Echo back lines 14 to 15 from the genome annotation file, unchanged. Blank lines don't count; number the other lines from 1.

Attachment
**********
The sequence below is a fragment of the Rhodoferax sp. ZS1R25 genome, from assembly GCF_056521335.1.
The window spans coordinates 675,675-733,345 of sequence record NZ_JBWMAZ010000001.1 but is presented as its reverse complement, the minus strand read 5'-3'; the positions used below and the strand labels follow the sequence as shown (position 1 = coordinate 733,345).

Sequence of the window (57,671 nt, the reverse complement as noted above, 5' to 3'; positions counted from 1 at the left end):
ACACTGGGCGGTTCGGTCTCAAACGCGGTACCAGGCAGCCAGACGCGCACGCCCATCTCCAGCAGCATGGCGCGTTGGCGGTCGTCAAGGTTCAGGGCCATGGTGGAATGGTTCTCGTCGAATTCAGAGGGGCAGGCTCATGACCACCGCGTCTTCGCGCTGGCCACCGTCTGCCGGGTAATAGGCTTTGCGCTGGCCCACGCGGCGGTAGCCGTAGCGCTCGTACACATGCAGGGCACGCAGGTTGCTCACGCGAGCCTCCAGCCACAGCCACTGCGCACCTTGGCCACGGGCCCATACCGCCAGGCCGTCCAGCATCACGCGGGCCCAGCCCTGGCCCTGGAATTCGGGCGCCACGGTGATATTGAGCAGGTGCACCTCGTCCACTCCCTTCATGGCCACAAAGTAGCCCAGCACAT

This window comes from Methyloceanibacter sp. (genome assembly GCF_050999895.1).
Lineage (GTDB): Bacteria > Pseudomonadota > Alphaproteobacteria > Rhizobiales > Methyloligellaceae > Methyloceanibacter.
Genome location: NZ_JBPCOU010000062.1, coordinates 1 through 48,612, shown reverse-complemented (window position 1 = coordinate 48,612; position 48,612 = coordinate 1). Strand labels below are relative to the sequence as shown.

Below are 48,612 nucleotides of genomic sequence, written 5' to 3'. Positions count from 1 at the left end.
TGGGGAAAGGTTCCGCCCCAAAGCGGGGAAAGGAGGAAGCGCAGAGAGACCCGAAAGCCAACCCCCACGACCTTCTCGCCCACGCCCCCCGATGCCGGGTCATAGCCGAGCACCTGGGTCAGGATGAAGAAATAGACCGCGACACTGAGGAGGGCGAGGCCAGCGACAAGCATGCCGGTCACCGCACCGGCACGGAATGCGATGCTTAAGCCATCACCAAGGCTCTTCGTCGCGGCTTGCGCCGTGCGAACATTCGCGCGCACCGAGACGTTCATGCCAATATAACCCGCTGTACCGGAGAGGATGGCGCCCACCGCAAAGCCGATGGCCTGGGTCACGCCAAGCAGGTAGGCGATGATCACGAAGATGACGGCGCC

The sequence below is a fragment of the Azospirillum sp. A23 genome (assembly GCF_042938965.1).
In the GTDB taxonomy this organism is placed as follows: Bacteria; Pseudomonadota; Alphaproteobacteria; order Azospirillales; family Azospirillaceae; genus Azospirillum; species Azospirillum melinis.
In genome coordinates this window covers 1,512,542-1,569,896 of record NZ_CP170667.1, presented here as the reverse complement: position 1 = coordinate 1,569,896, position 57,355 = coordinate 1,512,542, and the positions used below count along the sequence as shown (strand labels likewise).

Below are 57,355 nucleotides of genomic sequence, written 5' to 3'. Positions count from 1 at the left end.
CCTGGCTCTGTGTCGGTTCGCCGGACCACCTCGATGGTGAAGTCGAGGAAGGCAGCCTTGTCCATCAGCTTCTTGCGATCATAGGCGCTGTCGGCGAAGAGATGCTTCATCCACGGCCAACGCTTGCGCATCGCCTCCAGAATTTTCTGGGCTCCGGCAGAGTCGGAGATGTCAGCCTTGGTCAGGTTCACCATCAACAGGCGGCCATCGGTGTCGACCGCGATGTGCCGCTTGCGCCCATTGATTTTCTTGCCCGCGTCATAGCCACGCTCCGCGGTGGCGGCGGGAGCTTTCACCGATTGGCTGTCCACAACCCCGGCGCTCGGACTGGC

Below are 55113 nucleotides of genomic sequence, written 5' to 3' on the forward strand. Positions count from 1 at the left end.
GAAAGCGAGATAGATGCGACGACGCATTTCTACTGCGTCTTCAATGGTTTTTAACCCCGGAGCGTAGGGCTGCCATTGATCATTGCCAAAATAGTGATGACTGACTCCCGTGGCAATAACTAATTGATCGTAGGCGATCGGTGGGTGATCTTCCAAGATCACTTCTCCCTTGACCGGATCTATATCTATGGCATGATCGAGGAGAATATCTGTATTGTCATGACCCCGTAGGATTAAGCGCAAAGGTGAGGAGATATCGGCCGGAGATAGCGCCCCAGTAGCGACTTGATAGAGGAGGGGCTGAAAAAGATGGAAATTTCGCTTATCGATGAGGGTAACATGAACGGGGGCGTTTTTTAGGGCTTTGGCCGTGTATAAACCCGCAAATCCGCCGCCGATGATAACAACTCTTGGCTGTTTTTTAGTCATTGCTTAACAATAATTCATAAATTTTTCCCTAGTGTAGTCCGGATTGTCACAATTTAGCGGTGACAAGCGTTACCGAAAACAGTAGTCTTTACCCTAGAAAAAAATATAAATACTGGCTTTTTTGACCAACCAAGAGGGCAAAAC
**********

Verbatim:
CCTGGCTCTGTGTCGGTTCGCCGGACCACCTCGATGGTGAAGTCGAGGAAGGCAGCCTTGTCCATCAGCTTCTTGCGATCATAGGCGCTGTCGGCGAAGAGATGCTTCATCCACGGCCAACGCTTGCGCATCGCCTCCAGAATTTTCTGGGCTCCGGCAGAGTCGGAGATGTCAGCCTTGGTCAGGTTCACCATCAACAGGCGGCCATCGGTGTCGACCGCGATGTGCCGCTTGCGCCCATTGATTTTCTTGCCCGCGTCATAGCCACGCTCCGCGGTGGCGGCGGGAGCTTTCACCGATTGGCTGTCCACAACCCCGGCGCTCGGACTGGC

Below are 55113 nucleotides of genomic sequence, written 5' to 3' on the forward strand. Positions count from 1 at the left end.